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Bookmark: Book explores need for female 'BFF' relationships

January 12, 2012|By Julia Keller, The Chicago Tribune

During an appearance in late December on CNN's "Piers Morgan Tonight," Jane Fonda was asked which man from her past she would choose to accompany her to a desert island.

Would she select a famous ex-spouse like Ted Turner or Tom Hayden? Or would this be the moment when Fonda spilled the beans about some long-ago liaison with a heretofore unknown beau for whom she still pines?

To Morgan's obvious disappointment, Fonda chose: none of the above.

"My girlfriends," she replied.

Rachel Bertsche can relate.

The 29-year-old writer discovered just how important female friendships are to her life when she moved to Chicago in 2007. She and her husband, Matt, knew a few people when they relocated for his job with a law firm — she'd been an editor with Oprah Winfrey's magazine in New York; he'd finished law school in Philadelphia — but not enough to fill the dance card of an acceptable social life.

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So Bertsche took to the streets. She hunted down girlfriends using newfangled social media as well as that 21st century version of a quilting bee: yoga class. Each week for a year, she made a date with a potential best pal, keeping her fingers crossed that she'd made a connection.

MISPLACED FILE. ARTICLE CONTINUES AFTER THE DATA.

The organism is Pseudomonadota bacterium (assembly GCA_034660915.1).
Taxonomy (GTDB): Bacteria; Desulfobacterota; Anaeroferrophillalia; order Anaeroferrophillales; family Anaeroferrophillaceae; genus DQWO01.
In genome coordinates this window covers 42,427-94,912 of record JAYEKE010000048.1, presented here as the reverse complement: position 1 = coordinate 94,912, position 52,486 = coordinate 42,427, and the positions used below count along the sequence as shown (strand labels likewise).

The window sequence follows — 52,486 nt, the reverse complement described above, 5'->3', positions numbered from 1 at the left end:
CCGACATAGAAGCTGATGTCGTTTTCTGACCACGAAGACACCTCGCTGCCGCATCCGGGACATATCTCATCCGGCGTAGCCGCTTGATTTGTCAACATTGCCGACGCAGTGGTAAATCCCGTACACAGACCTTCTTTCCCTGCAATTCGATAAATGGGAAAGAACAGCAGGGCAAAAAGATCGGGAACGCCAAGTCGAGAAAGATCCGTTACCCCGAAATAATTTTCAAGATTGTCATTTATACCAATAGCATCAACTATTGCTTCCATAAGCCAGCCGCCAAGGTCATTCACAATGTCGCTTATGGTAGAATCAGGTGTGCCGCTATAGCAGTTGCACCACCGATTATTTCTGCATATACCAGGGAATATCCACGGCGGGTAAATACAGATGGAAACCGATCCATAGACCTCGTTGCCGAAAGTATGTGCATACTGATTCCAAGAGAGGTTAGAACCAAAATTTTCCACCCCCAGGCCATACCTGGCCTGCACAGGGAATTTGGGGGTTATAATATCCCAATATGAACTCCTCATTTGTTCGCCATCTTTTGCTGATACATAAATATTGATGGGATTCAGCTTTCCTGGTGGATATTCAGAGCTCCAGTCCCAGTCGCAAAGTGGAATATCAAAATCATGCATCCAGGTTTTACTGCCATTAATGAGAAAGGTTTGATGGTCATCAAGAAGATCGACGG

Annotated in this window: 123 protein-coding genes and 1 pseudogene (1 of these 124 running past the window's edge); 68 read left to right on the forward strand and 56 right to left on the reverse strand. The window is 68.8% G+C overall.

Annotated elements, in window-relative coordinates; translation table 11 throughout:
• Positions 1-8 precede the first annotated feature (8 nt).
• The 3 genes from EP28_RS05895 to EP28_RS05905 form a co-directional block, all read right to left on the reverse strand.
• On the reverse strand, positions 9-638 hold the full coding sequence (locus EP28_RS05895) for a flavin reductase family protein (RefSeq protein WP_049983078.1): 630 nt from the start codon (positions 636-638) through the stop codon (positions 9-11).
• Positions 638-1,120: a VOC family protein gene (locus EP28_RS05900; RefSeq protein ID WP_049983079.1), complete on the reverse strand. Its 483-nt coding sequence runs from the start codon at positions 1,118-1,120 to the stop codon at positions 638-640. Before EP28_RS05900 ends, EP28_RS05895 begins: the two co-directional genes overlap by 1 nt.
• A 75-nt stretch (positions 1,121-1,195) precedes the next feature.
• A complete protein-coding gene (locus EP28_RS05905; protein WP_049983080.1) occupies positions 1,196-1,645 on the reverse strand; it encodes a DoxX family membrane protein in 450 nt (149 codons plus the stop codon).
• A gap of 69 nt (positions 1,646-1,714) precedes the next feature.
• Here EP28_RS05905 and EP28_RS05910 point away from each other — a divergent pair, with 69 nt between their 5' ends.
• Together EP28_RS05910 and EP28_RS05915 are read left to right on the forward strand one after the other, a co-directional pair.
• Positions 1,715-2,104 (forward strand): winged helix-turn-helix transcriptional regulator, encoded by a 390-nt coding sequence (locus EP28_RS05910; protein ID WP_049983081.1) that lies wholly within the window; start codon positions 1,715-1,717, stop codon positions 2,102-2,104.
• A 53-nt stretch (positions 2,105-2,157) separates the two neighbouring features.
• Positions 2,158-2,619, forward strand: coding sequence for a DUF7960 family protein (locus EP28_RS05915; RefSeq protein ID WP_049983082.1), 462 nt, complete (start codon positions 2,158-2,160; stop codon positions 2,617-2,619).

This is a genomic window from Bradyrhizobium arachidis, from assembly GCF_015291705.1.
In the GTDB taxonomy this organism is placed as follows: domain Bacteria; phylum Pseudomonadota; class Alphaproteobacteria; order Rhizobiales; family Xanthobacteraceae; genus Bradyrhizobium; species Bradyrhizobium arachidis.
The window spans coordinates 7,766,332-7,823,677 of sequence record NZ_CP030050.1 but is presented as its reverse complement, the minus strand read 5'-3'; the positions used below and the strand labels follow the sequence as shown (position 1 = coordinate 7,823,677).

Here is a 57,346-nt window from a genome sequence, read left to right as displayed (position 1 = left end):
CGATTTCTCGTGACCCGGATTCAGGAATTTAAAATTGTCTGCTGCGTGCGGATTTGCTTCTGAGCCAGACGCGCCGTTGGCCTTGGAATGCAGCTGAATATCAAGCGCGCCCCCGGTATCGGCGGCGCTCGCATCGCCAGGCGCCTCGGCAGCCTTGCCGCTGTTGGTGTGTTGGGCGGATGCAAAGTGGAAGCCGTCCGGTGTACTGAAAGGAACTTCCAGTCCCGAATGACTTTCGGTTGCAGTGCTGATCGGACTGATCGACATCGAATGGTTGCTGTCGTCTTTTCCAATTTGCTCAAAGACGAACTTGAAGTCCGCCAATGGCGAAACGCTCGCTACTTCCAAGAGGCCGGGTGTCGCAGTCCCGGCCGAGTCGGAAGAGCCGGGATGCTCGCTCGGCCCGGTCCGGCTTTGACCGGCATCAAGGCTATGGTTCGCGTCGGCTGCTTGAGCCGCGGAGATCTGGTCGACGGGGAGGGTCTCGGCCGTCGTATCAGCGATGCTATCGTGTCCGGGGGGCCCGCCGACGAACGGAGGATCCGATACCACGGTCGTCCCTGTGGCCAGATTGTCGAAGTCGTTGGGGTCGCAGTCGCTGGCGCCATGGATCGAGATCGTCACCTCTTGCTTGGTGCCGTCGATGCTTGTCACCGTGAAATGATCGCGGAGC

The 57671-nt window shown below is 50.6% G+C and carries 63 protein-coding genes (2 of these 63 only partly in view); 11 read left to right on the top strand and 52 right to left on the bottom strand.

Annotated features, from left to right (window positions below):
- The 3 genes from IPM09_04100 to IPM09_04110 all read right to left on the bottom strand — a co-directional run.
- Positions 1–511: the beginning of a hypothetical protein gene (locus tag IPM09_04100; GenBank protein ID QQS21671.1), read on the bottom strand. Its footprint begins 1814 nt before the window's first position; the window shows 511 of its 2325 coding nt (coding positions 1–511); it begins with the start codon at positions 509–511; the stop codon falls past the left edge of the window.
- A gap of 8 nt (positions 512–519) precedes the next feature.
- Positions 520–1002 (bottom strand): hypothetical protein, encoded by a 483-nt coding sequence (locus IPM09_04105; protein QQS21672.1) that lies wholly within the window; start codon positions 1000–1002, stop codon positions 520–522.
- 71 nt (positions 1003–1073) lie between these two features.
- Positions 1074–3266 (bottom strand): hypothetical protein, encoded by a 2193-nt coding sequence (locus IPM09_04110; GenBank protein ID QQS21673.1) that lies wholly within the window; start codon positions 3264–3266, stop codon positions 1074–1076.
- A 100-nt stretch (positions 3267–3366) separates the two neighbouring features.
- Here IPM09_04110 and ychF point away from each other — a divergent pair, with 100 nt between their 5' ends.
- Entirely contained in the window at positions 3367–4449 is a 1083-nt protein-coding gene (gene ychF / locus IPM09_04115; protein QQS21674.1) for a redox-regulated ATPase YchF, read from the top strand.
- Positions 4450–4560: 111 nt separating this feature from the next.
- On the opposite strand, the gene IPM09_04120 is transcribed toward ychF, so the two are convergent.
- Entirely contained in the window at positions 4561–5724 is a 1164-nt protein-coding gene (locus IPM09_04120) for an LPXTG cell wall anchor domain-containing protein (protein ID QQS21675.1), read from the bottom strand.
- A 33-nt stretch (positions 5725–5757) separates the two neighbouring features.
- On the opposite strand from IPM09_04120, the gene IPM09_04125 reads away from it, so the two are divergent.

And she records her experiences in a funny, spirited new book, "MWF Seeking BFF: My Yearlong Search for a New Best Friend" (Ballantine).

"Friendship is such an important aspect of our lives," Bertsche said in a recent interview. "But we tend to think of friendship as a luxury — something we fit into our lives if we have time after career and family."

Rarely is it discussed with much seriousness or intellectual rigor, Bertsche noted. For one thing, the need for friends often goes unacknowledged because nobody wants to come across as a shunned loser. Moreover, the world, like CNN's Morgan, is preoccupied with romantic love; the fact that Bertsche had that part covered — the husband with whom she shares her Lincoln Park home is "my most intimate companion and the love of my life," she writes — means that people expected her to be satisfied. Friends — so the world believes — are the parsley, not the entree.

And yet Bertsche's intriguing book reminds us of an unpleasant reality: Female friendships don't count. They're cute and funny and wacky and winsome — but in the arts, they're not often portrayed with the gravitas routinely afforded male friendships. Men are shown bonding while getting shot at in war; women, while getting their nails done.

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